After approximately two hours of deliberation, the jury was excused for the night. When the jury returned on the following morning, the trial court, sua sponte, urged that it reach a verdict in a variation of the Allen instruction, Allen v. United States, 164 U.S. 492, 501-02, 17 S. Ct. 154, 41 L. Ed. 528 (1896), and again explained the meaning of proof beyond a reasonable doubt.
This court has approved the Allen instruction as an original or supplemental charge when circumstances indicate that it has not had a coercive effect. United States v. Wiebold, 507 F.2d 932, 934 (8th Cir. 1974). We have also approved supplemental instructions that are of the Allen type. United States v. Dawkins, 562 F.2d 567 (8th Cir. 1977); United States v. Singletary, 562 F.2d 1058 (8th Cir. 1977). The instruction given here falls into this category; it is sort of a colloquial version of the classic Allen charge, which urges members of the jury to reexamine their views, directs their attention to the expense of trial and explains the meaning of proof beyond a reasonable doubt.
The jury had deliberated a bare two hours when this charge was given and we cannot say, after reviewing the record, that we are convinced of its necessity. On the other hand, we can find no indication in the record that this instruction had a coercive effect on the jury or otherwise prejudiced Stover.2 Accordingly, although we doubt that the Allen type instruction given here was necessary, we conclude that it was a harmless superfluity.
Finally, Stover attacks his sentence. He alleges that his original four-year sentence was to run concurrently with the federal sentence he was already serving, and that a subsequent order entered in his absence, which specified that the four-year sentence was to run consecutively, effected an improper increase in his sentence.
At allocution during the sentencing proceeding, Stover's attorney requested that Stover's sentence be made to run concurrently with the federal sentence he was already serving. The following colloquy then ensued:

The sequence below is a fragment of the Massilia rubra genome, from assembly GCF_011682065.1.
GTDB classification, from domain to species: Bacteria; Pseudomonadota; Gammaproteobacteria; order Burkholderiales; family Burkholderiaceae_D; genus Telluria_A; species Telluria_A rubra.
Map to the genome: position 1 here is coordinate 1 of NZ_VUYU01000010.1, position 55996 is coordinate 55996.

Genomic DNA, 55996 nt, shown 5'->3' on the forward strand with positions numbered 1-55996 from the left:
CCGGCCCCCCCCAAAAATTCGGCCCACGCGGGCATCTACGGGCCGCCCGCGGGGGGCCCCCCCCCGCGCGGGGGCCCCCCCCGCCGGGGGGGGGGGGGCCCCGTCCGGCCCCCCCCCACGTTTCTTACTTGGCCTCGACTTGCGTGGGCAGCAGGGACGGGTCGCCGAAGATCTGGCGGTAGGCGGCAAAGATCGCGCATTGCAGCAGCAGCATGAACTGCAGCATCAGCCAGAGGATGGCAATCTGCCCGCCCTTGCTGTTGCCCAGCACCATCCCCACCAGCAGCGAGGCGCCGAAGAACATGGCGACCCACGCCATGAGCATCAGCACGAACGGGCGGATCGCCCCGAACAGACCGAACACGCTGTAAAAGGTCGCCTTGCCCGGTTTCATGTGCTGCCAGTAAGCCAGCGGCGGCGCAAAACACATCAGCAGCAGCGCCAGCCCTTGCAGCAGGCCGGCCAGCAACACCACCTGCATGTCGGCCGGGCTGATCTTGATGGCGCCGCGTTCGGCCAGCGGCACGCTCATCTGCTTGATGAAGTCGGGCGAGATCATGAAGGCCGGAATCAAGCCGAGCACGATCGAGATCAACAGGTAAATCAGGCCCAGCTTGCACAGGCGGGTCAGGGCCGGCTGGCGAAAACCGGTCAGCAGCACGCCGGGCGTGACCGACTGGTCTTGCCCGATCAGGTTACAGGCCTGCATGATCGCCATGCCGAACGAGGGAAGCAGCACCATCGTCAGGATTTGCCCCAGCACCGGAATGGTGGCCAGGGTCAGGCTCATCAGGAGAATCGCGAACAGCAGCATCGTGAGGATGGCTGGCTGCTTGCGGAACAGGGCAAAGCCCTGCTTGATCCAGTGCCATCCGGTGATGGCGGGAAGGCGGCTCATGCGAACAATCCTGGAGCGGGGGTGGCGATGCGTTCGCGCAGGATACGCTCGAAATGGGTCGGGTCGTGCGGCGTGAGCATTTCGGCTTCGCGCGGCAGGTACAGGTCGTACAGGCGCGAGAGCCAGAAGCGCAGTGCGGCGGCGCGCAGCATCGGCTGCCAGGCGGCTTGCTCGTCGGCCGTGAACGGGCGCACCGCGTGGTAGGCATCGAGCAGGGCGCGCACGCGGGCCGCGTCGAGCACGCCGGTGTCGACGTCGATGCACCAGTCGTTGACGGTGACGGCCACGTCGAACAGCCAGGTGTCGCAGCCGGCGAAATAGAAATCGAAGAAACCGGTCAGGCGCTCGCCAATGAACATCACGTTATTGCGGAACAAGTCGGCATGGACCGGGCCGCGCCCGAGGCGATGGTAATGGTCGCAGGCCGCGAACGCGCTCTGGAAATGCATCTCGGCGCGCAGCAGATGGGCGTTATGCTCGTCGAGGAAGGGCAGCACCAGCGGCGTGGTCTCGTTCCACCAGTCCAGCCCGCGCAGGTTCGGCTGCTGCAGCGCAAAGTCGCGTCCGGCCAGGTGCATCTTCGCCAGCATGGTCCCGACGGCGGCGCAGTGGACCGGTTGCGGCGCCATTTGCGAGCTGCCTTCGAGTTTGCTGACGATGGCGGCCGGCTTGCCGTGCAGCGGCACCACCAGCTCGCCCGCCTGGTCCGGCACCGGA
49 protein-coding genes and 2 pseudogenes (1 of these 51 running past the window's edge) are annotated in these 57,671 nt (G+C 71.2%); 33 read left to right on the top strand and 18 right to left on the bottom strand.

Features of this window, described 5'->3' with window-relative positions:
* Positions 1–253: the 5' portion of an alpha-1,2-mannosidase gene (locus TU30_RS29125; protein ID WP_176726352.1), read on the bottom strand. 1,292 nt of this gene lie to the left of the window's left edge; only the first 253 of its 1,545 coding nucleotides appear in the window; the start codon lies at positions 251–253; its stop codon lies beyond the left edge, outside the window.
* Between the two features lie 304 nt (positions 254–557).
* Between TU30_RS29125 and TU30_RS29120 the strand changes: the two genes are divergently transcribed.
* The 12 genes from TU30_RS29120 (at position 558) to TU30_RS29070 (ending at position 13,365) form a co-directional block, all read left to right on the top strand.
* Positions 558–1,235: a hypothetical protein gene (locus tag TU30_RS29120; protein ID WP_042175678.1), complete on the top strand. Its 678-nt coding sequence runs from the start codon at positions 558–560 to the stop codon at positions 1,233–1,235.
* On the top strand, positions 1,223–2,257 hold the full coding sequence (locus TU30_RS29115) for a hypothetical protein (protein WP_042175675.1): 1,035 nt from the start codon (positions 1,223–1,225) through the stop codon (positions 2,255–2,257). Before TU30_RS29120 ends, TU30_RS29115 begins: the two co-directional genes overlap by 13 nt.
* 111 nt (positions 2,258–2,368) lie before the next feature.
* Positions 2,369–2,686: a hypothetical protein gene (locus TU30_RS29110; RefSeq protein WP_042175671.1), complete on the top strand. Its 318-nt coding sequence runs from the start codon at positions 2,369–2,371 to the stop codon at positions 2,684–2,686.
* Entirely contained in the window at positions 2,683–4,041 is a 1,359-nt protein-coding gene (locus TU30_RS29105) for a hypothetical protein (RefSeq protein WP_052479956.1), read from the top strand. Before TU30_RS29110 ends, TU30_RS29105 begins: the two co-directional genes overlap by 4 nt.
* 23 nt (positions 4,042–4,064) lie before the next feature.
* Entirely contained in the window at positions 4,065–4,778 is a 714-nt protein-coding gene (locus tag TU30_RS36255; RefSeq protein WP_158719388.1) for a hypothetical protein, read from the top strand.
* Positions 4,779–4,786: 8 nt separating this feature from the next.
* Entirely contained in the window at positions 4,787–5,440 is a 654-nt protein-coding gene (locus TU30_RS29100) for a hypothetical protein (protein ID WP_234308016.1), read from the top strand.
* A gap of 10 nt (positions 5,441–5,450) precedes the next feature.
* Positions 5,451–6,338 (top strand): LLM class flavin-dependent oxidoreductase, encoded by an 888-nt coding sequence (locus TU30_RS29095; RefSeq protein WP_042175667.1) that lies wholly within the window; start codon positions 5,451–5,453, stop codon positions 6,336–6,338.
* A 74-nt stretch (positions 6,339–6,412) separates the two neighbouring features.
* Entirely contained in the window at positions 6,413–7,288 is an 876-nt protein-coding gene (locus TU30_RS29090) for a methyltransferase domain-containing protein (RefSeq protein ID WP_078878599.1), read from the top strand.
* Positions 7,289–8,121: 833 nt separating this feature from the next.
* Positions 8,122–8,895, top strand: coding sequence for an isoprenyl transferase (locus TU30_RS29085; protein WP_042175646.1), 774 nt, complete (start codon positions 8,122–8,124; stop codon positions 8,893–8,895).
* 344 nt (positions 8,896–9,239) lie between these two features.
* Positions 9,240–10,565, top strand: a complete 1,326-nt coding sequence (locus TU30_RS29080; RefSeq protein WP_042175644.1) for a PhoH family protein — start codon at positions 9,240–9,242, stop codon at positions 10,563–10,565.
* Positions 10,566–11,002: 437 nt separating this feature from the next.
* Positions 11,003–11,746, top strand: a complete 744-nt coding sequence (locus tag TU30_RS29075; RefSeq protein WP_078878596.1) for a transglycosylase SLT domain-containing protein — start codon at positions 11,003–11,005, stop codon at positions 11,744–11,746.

THE COURT: It will be the judgment of this Court that the defendant be committed to the custody of the Attorney General for a term of four years.
MR. JONES (Assistant United States Attorney): Would that be consecutive or concurrent, your Honor?
THE COURT: As far as I'm concerned I am not going to make it concurrent with anything, just four-year sentence.
The judgment and commitment order signed by the trial court on April 4, 1977, simply committed Stover to the custody of the Attorney General for four years. Three days later, the trial court entered an order modifying the order of commitment. This modifying order specified that Stover's four-year sentence was "to be served consecutive to any federal sentence defendant is currently serving."
We find Stover's attack on his sentence, which is based upon a characterization of the original sentence as concurrent, to be without merit. At the sentencing hearing, the District Court made it clear that he intended the four-year sentence to be consecutive to the federal sentence Stover was already serving. The modifying order entered three days later simply served to make the order of commitment conform more closely to the intention stated at the hearing and did not increase Stover's sentence or transform it from concurrent to consecutive.
The Honorable William R. Collinson, United States District Judge for the Western District of Missouri
Neither the briefs nor the record state how much time elapsed between the giving of the Allen type charge and the jury's verdict. Moreover, there is no indication in the record that members of the jury had, after two hours of deliberation, assumed discernible minority and majority positions that might create a susceptibility to coercion